Now a hop and a skip over the elder hedge by the chickens is the area of 'non' garden, where my polytunnel is going up - its a bit of land by our track which my landlord is happy for me to use for the tunnel. I guess when its up, we lose that view out the back door - but I do get to see a lovely tunnel.....started last week - one pole in. This time next month, there better be alot more progress there! You see I thought this would be a useful thing to do, shame myself into working hard all month!
Horsing on around to the other side of the garden, the wonky fence is still up, I planted willow cuttings late on (end of May 2001) and they're up, but not brilliant. The fence post has newly been concreted in after being dislodged by a bit of not paying attention BRB driving which ripped up most of the fence. I've cable tied (industrial strength) a honeysuckle to the upright washing pole, I don't hold much hope for vertical growth in the garden but maybe once the newer hedge is established (willow), the shelter that gives might encourage a bit of honeysuckle action. Honeysuckle is native here and often is found in ditches etc, so you never know. Next plan here - one gate!
The older willow hedge put in March 2010, is over 7ft high - but unfortunately falling over in places due to summer gales and quick heavy upright growth. I'm going to cut this back by 1/3 soon I think. That way it can be battered about during the winter gales and not suffer so much being shorter. I'm holding off doing it too quickly at the moment and I'd love to get some cuttings out of it when it ripens. But, 3-4 are already down elsewhere in the garden, so I might need to cut it back sooner rather than later. Orkney gardens are about shelter, shelter and more shelter.
As you can see elsewhere in the garden, the willow has been blown over - we had 50 mph gales last week, they were cruel and even the bendiest of willow, sometimes doesn't manage to get back up.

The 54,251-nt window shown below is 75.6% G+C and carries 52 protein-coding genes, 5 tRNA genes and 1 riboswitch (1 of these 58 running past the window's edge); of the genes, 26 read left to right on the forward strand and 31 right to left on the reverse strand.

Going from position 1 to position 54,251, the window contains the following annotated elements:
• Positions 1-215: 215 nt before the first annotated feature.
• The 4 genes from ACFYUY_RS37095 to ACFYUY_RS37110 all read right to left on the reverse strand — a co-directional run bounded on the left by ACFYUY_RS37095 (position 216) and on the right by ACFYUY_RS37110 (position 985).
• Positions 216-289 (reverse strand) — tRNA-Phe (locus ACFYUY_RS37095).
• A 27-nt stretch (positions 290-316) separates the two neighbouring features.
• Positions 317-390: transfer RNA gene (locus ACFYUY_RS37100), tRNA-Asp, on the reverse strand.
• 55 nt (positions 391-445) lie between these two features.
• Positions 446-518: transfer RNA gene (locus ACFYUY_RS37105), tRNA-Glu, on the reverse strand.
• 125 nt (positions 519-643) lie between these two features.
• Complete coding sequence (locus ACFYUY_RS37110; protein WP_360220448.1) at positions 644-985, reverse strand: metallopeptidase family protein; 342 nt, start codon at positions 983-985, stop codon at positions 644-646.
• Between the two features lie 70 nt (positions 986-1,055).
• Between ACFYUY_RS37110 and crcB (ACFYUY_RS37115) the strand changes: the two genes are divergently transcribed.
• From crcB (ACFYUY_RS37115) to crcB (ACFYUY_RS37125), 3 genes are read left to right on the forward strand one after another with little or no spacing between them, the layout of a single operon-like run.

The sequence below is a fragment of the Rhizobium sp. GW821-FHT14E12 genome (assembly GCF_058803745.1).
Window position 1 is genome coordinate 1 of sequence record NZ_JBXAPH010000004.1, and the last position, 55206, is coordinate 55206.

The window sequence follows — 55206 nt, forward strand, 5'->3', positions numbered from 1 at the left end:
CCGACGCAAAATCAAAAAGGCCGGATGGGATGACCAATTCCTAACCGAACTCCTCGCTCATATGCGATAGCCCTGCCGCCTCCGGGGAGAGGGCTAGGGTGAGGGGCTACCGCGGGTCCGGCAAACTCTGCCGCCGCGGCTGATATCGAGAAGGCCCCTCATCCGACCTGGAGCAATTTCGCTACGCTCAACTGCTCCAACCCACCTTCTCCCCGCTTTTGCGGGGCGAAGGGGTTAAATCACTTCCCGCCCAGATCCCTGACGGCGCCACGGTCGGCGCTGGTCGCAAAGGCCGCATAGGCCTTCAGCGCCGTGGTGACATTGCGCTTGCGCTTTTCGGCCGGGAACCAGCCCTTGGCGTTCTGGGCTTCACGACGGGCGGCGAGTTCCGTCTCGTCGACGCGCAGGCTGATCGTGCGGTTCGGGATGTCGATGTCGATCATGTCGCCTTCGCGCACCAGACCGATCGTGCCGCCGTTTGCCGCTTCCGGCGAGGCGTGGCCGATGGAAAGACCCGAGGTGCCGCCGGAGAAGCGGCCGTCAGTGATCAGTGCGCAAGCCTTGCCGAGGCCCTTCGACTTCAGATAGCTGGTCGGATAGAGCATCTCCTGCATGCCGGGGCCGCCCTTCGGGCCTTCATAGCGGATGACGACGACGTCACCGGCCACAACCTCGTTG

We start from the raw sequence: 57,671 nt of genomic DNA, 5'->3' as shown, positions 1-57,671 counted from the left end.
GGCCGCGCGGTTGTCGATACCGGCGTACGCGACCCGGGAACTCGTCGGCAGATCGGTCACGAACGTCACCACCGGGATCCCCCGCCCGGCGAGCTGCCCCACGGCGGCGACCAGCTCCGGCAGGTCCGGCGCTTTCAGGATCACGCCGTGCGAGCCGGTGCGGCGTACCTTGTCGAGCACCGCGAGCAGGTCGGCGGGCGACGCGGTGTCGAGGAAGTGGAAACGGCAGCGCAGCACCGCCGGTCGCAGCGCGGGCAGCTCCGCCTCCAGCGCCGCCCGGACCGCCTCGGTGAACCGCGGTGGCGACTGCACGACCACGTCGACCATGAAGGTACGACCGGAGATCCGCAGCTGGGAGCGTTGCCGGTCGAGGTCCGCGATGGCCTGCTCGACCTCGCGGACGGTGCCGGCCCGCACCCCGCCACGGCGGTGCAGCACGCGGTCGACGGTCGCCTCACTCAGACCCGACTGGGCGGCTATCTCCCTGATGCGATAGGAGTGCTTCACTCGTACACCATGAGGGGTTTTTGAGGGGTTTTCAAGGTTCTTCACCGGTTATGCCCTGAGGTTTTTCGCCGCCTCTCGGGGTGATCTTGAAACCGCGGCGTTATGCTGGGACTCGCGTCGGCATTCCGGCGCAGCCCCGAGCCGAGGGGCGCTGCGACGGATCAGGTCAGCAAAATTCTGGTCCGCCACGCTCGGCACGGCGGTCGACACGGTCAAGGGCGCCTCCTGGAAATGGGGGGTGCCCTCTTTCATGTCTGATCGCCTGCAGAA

The raspberries in Pavlova Avenue also got a battering and they've not done well at all - I've had a hand ful of fruit, although I didn't expect much as it is their first summer, but they have socketed, fallen over and I reckon if I leave them out there, they will eventually die. Maybe not today, maybe not tomorrow, but soon. They've been earmarked for going under cover. I had thought they might be OK, but wasn't convinced, now I'm not going to chance it anymore for them, I'd like raspberries - there fore they can go into the cosy polytunnel land.Wind socketing in wet soils during gales is common enough up here, plants become unstable and eventually either fall over, as they have here, or uproot. Bah!
And whilst we're here, by this bed, I can show you the cunning scheme for recycled materials I had for here. Black plastic mulch mat went down, bin bags would easily do as well, if a few holes are stamped in them to let the water through. By one of the old byres old slate slabs from the roof were all lying about abandoned and broken. Thinking cap on - came up with flagstone crazy type pathing, with beach pebbles gathered up from the shore, we didn't take many but I think it works well. The veggie bed is a muddle of recycled wood as well, so this all appears to work well. OK, railway sleepers would look even cheerier, but hey - nowt wrong with what you've got lying around you - and these old scaffolding boards is what we had in the shed.
Going for beach stones obviously means a bit of BRB driving, just you know to keep him busy. Accompanied by a boy child and a peedie dog, our dash down to the beach was indeed very productive and got that bit of the paving finished (finally!)The BRB does sometimes even do 'mowing' but not that often I have to say, he's more of an 'all rounder'